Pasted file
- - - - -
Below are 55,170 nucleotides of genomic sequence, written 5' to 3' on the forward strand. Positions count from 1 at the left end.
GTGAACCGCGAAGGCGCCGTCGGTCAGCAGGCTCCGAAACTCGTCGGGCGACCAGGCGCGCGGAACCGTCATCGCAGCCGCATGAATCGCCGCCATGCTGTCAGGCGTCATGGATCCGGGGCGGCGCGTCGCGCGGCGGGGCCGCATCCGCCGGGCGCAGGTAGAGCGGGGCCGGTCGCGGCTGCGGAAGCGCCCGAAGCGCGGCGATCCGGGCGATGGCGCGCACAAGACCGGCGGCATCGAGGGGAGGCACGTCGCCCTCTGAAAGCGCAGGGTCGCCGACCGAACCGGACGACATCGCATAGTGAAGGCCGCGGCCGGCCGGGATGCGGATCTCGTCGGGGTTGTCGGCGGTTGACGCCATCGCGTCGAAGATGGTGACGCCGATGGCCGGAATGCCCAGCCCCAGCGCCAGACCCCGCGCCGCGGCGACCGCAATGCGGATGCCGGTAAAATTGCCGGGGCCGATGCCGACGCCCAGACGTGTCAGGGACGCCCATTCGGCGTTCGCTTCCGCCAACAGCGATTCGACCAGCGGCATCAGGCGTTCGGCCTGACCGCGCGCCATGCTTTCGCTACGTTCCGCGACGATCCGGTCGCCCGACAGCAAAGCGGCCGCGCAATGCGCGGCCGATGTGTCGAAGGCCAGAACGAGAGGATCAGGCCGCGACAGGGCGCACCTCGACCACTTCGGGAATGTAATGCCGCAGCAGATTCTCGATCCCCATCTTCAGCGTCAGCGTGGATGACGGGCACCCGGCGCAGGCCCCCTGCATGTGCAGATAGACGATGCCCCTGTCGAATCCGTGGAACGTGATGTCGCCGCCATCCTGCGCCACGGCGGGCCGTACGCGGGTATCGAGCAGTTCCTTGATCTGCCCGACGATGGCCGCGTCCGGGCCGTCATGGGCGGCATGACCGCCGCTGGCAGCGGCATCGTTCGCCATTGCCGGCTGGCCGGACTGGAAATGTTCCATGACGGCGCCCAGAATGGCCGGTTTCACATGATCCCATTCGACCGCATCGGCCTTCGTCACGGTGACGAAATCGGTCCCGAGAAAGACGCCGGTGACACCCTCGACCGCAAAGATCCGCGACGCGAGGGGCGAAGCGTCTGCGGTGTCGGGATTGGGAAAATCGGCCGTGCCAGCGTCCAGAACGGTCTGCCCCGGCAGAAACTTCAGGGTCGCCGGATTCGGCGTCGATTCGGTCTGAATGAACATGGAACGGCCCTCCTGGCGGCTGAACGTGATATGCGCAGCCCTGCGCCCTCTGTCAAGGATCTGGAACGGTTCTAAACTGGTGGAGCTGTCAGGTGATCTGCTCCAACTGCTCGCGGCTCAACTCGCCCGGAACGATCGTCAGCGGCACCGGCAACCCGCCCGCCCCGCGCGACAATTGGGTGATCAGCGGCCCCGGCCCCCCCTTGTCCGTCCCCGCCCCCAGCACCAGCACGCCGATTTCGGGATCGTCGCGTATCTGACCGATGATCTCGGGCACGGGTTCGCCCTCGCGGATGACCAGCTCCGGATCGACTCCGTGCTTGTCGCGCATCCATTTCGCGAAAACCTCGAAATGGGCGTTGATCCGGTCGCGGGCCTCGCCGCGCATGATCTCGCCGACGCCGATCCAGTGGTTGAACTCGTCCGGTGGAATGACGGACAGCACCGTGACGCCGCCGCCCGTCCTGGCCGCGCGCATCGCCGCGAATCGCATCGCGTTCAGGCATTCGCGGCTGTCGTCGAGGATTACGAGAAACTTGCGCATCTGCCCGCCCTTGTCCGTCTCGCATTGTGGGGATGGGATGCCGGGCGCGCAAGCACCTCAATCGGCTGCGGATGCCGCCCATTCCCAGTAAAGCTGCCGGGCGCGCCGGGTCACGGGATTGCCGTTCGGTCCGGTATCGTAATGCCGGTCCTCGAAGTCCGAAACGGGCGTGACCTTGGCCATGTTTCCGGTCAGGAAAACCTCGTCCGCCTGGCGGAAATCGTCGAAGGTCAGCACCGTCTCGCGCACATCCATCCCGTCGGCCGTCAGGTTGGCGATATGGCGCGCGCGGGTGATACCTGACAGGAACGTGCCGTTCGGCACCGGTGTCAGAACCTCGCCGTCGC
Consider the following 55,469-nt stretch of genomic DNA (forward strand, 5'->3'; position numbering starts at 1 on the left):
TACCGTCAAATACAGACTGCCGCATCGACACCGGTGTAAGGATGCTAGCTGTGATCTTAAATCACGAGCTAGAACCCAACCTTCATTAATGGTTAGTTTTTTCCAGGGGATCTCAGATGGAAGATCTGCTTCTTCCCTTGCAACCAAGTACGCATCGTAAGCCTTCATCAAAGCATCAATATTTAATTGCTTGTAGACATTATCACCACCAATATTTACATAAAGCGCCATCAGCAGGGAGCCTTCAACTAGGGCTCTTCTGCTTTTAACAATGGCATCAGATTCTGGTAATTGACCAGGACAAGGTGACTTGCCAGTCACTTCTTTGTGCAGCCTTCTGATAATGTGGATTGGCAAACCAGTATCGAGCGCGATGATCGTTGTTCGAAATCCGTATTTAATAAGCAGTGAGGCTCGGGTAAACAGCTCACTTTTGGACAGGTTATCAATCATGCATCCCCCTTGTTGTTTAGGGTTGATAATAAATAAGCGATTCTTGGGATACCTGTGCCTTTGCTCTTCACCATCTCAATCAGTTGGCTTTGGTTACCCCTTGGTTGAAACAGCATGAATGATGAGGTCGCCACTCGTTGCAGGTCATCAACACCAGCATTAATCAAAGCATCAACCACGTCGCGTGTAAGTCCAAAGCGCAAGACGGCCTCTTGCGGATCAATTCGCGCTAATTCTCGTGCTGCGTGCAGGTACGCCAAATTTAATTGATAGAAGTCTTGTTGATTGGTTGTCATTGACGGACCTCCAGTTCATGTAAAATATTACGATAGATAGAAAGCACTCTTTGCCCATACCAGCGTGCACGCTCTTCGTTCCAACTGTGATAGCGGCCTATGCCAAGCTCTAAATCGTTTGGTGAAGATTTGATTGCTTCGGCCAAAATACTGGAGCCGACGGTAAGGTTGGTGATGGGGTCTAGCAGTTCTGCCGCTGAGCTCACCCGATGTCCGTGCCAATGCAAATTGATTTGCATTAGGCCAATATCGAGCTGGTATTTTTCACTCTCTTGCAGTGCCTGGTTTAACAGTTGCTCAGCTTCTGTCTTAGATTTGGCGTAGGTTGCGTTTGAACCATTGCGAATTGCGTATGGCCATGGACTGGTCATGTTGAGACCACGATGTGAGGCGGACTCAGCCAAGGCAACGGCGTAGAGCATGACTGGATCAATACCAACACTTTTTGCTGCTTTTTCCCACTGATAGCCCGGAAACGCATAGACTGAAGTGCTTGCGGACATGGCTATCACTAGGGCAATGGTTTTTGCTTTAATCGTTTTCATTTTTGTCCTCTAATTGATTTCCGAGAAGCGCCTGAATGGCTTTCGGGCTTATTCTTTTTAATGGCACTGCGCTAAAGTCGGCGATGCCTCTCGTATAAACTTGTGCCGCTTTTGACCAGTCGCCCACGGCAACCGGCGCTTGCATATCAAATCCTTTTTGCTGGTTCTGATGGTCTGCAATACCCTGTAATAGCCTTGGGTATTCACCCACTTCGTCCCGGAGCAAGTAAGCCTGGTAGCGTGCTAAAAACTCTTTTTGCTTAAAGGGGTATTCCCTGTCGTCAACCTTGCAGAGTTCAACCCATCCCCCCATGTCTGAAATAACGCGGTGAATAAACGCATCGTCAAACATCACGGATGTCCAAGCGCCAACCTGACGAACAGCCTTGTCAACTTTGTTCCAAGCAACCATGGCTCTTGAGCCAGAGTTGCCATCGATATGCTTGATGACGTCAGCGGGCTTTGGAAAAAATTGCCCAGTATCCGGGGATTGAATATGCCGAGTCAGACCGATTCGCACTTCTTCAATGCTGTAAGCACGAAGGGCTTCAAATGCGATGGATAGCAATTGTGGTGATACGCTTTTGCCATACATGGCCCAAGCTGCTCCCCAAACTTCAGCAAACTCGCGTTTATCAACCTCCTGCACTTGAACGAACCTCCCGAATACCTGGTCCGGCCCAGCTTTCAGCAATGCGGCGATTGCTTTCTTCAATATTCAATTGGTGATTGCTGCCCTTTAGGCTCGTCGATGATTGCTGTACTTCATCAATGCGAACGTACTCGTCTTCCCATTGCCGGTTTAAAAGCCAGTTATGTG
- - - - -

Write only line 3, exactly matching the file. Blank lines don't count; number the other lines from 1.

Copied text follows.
Consider the following 55,469-nt stretch of genomic DNA (forward strand, 5'->3'; position numbering starts at 1 on the left):